In the case of Deutsche Bahn and others the ECJ held that a lawyer’s violation of the prohibition on double representation or the duty of loyalty to former clients under national law does not prevent the European Commission from using the submitted evidence and thus does not affect the leniency application.
Is immunity from criminal prosecution available? If so, how and under what conditions is immunity granted?
What is the procedure for a leniency application?
The applicant must contact the European Commission and either apply for a marker or immediately proceed to make a formal leniency application.
On request, the European Commission will provide an acknowledgement of receipt confirming the date and, where appropriate, time of the application. The formal leniency application must include all information and evidence relating to the alleged cartel available to the applicant.
Alternatively, the applicant may also opt to present the relevant information and evidence only in hypothetical terms, in which case the company must present a detailed descriptive list of the evidence it proposes to disclose at a later agreed date. The name of the applicant and of other companies involved in the alleged cartel need not be disclosed until the evidence described in its application is submitted. However, the product or service concerned by the alleged cartel, its geographical scope and estimated duration must be clearly identified.
Once the European Commission has received the information and evidence submitted by the company and verified that the application meets the conditions set out in the European Commission’s leniency notice it will grant the undertaking conditional immunity in writing from fines.
If it becomes apparent that immunity is not available (because there are earlier leniency applications) the European Commission will inform the undertaking. In such case, the undertaking may withdraw the evidence disclosed for the purposes of its immunity application or request that the European Commission considers it under Section III of the leniency notice for a reduction of fines.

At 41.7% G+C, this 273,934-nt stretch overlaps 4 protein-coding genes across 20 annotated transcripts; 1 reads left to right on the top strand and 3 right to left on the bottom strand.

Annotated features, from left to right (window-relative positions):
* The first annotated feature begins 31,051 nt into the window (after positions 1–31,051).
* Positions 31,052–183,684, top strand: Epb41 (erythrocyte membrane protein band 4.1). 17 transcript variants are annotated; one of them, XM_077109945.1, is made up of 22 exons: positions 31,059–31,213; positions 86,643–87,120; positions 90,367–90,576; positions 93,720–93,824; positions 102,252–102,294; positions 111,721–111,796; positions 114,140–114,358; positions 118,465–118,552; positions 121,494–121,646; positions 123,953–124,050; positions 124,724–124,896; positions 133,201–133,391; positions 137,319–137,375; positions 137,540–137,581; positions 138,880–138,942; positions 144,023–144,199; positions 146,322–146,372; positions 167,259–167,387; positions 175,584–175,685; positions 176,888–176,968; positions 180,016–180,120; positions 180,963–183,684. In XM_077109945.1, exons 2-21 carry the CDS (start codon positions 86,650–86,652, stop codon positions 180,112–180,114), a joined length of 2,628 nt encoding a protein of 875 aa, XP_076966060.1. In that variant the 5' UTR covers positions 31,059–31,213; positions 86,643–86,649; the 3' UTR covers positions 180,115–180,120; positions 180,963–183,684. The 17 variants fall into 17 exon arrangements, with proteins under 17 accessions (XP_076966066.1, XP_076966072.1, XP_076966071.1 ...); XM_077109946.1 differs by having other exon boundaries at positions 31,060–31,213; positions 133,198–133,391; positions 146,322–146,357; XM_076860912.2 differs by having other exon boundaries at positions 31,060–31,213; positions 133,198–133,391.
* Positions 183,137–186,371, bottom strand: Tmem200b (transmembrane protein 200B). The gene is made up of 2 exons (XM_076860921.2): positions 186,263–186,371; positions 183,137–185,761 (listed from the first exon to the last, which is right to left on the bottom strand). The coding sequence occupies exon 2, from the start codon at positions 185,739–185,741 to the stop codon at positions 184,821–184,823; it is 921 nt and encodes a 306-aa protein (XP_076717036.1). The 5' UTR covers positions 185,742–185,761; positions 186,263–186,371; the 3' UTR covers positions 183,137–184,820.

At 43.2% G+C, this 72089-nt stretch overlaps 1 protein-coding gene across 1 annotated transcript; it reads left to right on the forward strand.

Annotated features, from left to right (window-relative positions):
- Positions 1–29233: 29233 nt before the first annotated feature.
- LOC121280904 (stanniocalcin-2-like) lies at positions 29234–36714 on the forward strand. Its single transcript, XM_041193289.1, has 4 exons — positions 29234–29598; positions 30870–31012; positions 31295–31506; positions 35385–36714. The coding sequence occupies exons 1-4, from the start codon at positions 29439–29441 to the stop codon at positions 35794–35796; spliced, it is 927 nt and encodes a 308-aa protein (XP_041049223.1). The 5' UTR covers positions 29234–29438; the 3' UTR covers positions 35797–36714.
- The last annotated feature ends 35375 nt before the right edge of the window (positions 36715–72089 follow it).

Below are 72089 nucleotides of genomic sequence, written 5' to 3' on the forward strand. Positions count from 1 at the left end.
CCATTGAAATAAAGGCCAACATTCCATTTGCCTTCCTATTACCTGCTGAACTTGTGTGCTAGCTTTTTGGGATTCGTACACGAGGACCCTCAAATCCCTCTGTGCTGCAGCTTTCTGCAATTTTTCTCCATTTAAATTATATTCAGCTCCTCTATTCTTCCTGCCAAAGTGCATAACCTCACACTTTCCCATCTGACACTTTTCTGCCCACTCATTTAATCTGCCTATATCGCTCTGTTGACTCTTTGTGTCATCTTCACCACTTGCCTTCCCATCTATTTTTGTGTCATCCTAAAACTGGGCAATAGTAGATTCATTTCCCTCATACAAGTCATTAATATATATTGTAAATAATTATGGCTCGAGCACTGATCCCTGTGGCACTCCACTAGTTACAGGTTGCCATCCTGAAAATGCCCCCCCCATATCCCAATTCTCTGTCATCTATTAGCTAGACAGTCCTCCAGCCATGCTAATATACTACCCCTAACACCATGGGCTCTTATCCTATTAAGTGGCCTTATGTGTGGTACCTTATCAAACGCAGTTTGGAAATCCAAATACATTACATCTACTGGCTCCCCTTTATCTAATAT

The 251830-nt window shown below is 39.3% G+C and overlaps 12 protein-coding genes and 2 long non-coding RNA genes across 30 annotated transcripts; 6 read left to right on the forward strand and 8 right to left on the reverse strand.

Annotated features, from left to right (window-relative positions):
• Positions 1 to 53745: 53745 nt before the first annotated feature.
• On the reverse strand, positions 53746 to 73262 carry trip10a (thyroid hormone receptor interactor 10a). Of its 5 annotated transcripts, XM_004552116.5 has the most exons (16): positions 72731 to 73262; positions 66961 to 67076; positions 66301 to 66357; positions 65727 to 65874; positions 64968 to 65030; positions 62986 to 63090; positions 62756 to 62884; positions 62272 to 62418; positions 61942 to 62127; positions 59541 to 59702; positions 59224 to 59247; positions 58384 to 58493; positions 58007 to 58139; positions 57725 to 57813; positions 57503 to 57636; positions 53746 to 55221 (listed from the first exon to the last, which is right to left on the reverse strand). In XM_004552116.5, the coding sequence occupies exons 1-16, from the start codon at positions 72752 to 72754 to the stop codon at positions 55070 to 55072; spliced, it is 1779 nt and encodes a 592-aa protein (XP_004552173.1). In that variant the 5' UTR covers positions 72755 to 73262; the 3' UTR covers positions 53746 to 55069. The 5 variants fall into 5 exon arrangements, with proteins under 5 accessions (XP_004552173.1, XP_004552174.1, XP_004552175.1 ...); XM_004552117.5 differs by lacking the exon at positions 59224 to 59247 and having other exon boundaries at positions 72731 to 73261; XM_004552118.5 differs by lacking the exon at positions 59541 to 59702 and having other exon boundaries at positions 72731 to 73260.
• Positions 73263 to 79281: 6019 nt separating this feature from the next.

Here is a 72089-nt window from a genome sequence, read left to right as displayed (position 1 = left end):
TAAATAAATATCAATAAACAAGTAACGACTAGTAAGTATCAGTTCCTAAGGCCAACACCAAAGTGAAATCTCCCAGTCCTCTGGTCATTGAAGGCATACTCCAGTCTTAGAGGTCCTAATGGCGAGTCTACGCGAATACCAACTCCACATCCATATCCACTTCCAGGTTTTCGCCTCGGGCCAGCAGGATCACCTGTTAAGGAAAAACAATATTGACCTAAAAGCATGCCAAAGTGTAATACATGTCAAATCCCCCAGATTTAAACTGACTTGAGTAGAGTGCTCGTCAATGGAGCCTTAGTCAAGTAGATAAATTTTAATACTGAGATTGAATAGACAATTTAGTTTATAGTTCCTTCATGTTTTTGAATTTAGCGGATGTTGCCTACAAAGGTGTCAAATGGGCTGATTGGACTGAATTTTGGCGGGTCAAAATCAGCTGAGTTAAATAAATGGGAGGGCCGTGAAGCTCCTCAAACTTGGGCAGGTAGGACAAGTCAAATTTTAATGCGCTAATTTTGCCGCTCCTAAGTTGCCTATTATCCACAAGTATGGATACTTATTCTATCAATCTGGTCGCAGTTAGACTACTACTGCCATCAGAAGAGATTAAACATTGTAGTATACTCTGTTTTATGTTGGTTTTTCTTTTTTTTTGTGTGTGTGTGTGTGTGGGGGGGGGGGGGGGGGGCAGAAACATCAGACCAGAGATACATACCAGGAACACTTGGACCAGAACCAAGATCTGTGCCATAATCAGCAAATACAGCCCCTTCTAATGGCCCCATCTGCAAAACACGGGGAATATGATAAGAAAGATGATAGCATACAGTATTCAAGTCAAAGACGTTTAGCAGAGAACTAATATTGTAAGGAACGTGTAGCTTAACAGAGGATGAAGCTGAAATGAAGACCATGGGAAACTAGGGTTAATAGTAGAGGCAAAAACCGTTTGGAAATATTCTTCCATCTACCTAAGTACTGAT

The European Commission will not consider other applications for immunity from fines before it has taken a position on an existing leniency application in relation to the same alleged infringement, irrespective of whether the immunity application is presented formally or by requesting a marker.
If at the end of the administrative procedure the undertaking has met the conditions set out in the European Commission’s leniency notice, the European Commission will grant it immunity from fines in the relevant decision.
However, if the company has not met the conditions set out in the leniency notice, the company will not benefit from the leniency procedure. Further, if the European Commission concludes that the immunity applicant has acted as a coercer it will withhold immunity.
What is the typical timeframe for consideration of a leniency application?
There is no specific deadline for the consideration of a leniency application and the timeframe can vary considerably depending on the specific facts of the case. It is not unusual for it to take six months to one year for the European Commission to grant conditional immunity.
What information and evidence is required?
The applicant must provide the following information:
- A corporate statement which includes a detailed description of the alleged cartel arrangement, for instance regarding the aims, activities and functioning.
- The name and address of:
- the legal entity submitting the immunity application;
- all other undertakings that participate in the alleged cartel; and
- all individuals who are or have been involved in the alleged cartel.
- Any information that competition authorities within or outside the European Union have in respect of the alleged cartel.
- All other evidence relating to the alleged cartel in the applicant’s possession or available to it at the time of the submission, including any evidence contemporaneous with the infringement.
What information and evidence is disclosed to subjects of the investigation other than the leniency applicant?
The addressees of a statement of objection generally have the right to access the European Commission’s file and will therefore also have access to the information provided by the leniency applicant in its corporate statements. However, they will only be granted access to corporate statements provided that they (as well as their legal counsel) agree to:
- make no copies by mechanical or electronic means of any information in the corporate statement to which access is being granted; and
- ensure that the information to be obtained from the corporate statement will be used solely for the purpose of the enforcement of Article 101 of the Treaty on the Functioning of the European Union (TFEU).